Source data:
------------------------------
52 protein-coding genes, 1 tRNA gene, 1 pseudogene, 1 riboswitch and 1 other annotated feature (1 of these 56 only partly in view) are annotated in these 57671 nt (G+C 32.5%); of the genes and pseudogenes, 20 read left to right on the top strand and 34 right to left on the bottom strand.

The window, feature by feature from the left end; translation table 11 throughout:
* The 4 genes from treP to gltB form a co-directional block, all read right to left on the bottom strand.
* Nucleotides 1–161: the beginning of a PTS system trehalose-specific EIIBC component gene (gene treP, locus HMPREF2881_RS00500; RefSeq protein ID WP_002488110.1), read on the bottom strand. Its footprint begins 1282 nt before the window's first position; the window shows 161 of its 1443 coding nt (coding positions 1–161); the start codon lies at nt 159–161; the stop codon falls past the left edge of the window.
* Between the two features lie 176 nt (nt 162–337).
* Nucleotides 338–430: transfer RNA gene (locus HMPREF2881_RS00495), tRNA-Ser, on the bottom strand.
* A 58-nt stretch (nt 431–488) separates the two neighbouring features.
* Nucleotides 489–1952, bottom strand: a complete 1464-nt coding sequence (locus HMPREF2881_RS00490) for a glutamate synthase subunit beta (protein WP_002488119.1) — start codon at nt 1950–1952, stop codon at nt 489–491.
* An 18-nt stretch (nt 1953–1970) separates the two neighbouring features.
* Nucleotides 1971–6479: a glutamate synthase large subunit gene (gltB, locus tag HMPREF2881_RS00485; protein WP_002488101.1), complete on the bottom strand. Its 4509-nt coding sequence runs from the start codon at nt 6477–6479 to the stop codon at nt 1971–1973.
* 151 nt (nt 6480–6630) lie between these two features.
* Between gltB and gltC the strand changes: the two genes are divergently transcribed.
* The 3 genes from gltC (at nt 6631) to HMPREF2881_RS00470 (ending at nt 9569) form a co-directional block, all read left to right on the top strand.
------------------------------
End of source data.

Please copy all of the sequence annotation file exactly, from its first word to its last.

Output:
52 protein-coding genes, 1 tRNA gene, 1 pseudogene, 1 riboswitch and 1 other annotated feature (1 of these 56 only partly in view) are annotated in these 57671 nt (G+C 32.5%); of the genes and pseudogenes, 20 read left to right on the top strand and 34 right to left on the bottom strand.

The window, feature by feature from the left end; translation table 11 throughout:
* The 4 genes from treP to gltB form a co-directional block, all read right to left on the bottom strand.
* Nucleotides 1–161: the beginning of a PTS system trehalose-specific EIIBC component gene (gene treP, locus HMPREF2881_RS00500; RefSeq protein ID WP_002488110.1), read on the bottom strand. Its footprint begins 1282 nt before the window's first position; the window shows 161 of its 1443 coding nt (coding positions 1–161); the start codon lies at nt 159–161; the stop codon falls past the left edge of the window.
* Between the two features lie 176 nt (nt 162–337).
* Nucleotides 338–430: transfer RNA gene (locus HMPREF2881_RS00495), tRNA-Ser, on the bottom strand.
* A 58-nt stretch (nt 431–488) separates the two neighbouring features.
* Nucleotides 489–1952, bottom strand: a complete 1464-nt coding sequence (locus HMPREF2881_RS00490) for a glutamate synthase subunit beta (protein WP_002488119.1) — start codon at nt 1950–1952, stop codon at nt 489–491.
* An 18-nt stretch (nt 1953–1970) separates the two neighbouring features.
* Nucleotides 1971–6479: a glutamate synthase large subunit gene (gltB, locus tag HMPREF2881_RS00485; protein WP_002488101.1), complete on the bottom strand. Its 4509-nt coding sequence runs from the start codon at nt 6477–6479 to the stop codon at nt 1971–1973.
* 151 nt (nt 6480–6630) lie between these two features.
* Between gltB and gltC the strand changes: the two genes are divergently transcribed.
* The 3 genes from gltC (at nt 6631) to HMPREF2881_RS00470 (ending at nt 9569) form a co-directional block, all read left to right on the top strand.